The state’s preliminary seasonally adjusted jobless rate remained steady in
November at 9.0 percent, the same as in October (9.4 percent in November
2010), the Indiana Department of Workforce Development (DWD) said on
According to DWD, Indiana’s labor force grew by 13,600 in November while
over the past four months it’s grown by nearly 50,000.
“We welcome the increase in the labor force,” DWD Commissioner Mark Everson
said. “The continued increase in Indiana’s labor force is in sharp contrast
with our Midwestern neighbors and the nation as a whole.
Michigan’s workforce, for example, has shrunk for eight consecutive months,
Everson noted, and Ohio’s for five of the last six months.
Private sector employment in Indiana rose by 1,700 jobs in November, while
the October number has been revised upward by 2,600 jobs.
Sectors showing significant employment gains in November include
construction (+2,600); leisure and hospitality (+1,700); and trade,
transportation, and utilities (+1,200).
Sectors showing significant declines include manufacturing (-3,200);
government (-1,700); and financial activities (-1,000).
Total non-farm employment in Indiana remained flat in November “because the
increase in private sector employment was offset by a decrease in government
employment,” DWD said.
With a few exceptions, unemployment in November decreased slightly or
remained flat in municipalities around the region.
In Porter County the unemployment rate in November dipped to 7.5 percent,
from 7.6 percent in October (8.0 percent in November 2010). Across Porter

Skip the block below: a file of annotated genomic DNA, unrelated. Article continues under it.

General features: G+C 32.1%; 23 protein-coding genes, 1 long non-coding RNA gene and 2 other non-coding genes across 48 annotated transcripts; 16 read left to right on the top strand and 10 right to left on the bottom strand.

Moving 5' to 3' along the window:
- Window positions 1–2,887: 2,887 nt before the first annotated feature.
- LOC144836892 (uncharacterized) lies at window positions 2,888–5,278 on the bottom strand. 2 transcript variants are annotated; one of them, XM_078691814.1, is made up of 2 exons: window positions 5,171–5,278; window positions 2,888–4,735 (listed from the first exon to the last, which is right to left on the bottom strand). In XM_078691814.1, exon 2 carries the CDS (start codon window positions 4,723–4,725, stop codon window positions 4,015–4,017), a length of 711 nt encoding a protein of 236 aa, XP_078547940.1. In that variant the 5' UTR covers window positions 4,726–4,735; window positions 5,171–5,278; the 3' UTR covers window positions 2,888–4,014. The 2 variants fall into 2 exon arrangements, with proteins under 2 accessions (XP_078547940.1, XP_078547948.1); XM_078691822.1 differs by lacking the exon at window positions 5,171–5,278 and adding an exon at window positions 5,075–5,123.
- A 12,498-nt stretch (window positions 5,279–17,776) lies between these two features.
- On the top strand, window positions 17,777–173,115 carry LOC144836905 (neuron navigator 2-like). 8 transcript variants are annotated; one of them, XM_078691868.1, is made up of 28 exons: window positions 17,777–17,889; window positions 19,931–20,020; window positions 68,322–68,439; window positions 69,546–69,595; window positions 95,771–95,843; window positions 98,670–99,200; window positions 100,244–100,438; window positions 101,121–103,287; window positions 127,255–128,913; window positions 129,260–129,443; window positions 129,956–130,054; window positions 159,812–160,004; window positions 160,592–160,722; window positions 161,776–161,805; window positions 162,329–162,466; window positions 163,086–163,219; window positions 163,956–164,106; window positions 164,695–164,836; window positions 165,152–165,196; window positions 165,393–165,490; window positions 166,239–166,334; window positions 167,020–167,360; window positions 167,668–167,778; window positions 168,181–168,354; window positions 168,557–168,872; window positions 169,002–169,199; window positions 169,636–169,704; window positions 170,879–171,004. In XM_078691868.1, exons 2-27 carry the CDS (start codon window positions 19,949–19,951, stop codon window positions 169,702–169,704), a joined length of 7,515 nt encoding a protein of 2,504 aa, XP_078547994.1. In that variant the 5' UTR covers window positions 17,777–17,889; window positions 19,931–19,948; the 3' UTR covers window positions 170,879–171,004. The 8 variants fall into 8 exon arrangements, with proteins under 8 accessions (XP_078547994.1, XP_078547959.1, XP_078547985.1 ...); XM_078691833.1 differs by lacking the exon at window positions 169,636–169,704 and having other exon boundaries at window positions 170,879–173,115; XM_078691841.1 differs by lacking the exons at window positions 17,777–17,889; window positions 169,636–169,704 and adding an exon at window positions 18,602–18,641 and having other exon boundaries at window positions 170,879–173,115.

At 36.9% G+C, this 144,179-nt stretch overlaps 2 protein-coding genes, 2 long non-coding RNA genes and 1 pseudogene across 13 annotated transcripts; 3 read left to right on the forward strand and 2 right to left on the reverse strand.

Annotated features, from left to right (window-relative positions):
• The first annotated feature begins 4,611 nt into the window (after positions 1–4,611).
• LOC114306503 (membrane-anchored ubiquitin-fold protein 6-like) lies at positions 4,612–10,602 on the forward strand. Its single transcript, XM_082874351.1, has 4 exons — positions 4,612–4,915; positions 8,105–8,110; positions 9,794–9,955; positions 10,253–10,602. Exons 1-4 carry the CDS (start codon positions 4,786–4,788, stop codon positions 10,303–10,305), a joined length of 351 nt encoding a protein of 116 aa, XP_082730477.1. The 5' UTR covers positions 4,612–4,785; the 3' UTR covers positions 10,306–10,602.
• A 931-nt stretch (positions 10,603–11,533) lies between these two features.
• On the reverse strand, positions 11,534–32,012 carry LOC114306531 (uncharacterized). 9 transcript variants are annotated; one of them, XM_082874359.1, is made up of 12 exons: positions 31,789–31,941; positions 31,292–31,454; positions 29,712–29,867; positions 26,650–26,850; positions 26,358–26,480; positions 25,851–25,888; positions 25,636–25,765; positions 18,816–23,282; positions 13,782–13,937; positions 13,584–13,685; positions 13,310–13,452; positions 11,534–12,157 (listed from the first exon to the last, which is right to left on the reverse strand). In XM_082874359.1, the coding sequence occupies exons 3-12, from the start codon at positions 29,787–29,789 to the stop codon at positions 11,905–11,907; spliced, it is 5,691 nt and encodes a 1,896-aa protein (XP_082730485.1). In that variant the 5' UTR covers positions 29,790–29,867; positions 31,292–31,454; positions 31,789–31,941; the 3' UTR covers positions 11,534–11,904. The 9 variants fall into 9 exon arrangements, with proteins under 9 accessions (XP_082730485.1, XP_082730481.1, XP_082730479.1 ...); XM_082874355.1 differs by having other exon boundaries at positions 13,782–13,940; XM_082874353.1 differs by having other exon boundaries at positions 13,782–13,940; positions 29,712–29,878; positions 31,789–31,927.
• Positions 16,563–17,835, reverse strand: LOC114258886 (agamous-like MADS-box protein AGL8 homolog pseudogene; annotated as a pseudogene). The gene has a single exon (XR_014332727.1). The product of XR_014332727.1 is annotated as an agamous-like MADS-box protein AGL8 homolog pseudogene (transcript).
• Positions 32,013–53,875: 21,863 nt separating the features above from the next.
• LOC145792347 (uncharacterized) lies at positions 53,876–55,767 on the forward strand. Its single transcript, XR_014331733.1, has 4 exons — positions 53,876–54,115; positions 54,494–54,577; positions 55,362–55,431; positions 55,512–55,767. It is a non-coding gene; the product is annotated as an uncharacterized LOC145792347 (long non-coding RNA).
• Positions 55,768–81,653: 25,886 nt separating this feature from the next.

County 6,052 people were looking for work in November, compared to 6,207 in
October, a decrease of 2.5 percent (a decrease of 6.9 percent since November
In Lake County the unemployment rate in November was steady at 9.7 percent,
the same as in October (10.0 percent in November 2010). In LaPorte County
the unemployment rate in November was 9.9 percent, compared to 10.0 percent
in October (10.7 percent in November 2010).
In Chesterton the unemployment rate in November dropped to 7.0 percent—the
lowest in the region—compared to 7.2 percent in October (6.9 percent in
November 2010). A total of 460 people was looking for work in November,
compared to 484 in October, a decrease of 5 percent (an increase of 1.5
percent since November 2010).
In Valparaiso the unemployment rate in November climbed to 7.6 percent, from
7.3 percent in October (7.7 percent in November 2010). A total of 1,154
people was looking for work in November, compared to 1,118, an increase of
3.2 percent (a decrease of 1.5 percent since November 2010).
In Portage the unemployment rate in November fell to 8.8 percent, from 9.0
percent in October (9.6 percent in November 2010). A total of 1,565 people
was looking for work in November, compared to 1,616 in October, a decrease
of 3.2 percent (a decrease of 10 percent since November 2010).
Unemployment rates elsewhere in November:
•In Gary the rate fell to 13.7 percent, from 13.9 percent in October (12.0
percent in November 2010).